sacerdotalism

EnglishEdit

 
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EtymologyEdit

sacerdotal +‎ -ism

NounEdit

sacerdotalism (countable and uncountable, plural sacerdotalisms)

  1. The spirit of the priesthood; devotion to priestly interests; priestcraft.
  2. The belief that priests can act as mediators between God and mankind.
    • 1895, Thomas Hardy, Jude the Obscure, Part 6, Chapter 3,[1]
      You make me hate Christianity, or mysticism, or Sacerdotalism, or whatever it may be called, if it’s that which has caused this deterioration in you.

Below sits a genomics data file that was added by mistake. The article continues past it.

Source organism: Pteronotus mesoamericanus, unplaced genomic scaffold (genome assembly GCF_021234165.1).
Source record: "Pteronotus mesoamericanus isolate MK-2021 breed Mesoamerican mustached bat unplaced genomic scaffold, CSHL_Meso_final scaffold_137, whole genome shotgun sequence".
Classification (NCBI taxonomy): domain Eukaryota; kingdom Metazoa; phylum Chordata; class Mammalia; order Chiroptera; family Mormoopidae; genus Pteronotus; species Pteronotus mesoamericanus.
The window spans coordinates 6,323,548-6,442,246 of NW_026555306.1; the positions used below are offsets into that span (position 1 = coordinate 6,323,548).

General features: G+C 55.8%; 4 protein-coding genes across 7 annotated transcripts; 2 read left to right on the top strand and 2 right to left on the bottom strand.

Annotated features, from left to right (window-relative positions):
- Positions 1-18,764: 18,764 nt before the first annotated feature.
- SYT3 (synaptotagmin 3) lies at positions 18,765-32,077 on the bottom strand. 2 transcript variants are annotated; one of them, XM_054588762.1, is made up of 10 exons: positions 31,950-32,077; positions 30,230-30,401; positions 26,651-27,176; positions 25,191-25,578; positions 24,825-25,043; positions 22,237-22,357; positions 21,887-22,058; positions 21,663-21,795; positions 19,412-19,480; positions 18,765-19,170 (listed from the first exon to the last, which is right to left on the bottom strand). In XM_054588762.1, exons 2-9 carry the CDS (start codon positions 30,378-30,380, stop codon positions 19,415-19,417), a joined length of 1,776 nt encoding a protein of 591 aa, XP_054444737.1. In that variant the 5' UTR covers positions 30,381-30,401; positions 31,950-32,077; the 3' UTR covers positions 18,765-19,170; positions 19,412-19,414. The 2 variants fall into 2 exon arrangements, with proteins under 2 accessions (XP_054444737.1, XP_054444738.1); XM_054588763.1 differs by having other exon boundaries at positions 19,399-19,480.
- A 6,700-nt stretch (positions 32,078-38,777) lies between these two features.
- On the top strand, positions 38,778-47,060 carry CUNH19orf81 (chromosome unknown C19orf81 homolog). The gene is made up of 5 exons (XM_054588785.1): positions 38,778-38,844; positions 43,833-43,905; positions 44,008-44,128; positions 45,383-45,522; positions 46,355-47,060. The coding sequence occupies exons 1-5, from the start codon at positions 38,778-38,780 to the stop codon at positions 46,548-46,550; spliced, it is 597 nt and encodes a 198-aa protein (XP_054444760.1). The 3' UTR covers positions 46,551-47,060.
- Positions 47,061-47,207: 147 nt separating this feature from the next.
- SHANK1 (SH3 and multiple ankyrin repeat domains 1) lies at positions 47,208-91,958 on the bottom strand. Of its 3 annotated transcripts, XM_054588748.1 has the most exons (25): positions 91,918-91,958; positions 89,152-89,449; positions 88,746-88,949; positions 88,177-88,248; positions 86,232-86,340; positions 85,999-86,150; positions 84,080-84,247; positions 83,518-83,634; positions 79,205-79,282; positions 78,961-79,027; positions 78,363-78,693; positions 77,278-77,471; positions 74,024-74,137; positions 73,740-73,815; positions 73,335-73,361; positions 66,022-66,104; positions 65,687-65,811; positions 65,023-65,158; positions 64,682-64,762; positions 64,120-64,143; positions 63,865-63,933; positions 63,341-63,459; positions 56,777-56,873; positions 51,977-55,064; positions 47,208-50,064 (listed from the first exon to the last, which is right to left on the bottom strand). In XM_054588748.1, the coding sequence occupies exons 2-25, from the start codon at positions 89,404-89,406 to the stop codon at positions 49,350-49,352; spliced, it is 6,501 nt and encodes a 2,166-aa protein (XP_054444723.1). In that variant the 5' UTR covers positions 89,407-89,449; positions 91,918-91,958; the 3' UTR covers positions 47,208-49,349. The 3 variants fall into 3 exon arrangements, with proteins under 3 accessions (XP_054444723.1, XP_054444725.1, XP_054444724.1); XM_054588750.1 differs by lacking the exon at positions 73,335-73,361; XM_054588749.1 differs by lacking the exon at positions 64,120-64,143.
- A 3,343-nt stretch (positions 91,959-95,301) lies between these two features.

• 1898, Richard Francis Burton, The Jew, the Gypsy and El Islam, edited by W. H. Wilkins, London: Hutchinson, Chapter 5, p. 223,[2]
      [] they tell fortunes, which practice, confined to a certain caste but forbidden to others, seems to be a kind of sacerdotalism.
    • 1933, H. G. Wells, The Shape of Things to Come, Book 5, Chapter 9,[3]
      This was the phrase of that interesting mystic St. Paul (Saul) of Tarsus [] who did so much to pervert and enlarge the simpler cosmopolitan fraternalism of Jesus of Nazareth [] before it was finally overwhelmed and lost in the sacrificial sacerdotalism of formal Christianity.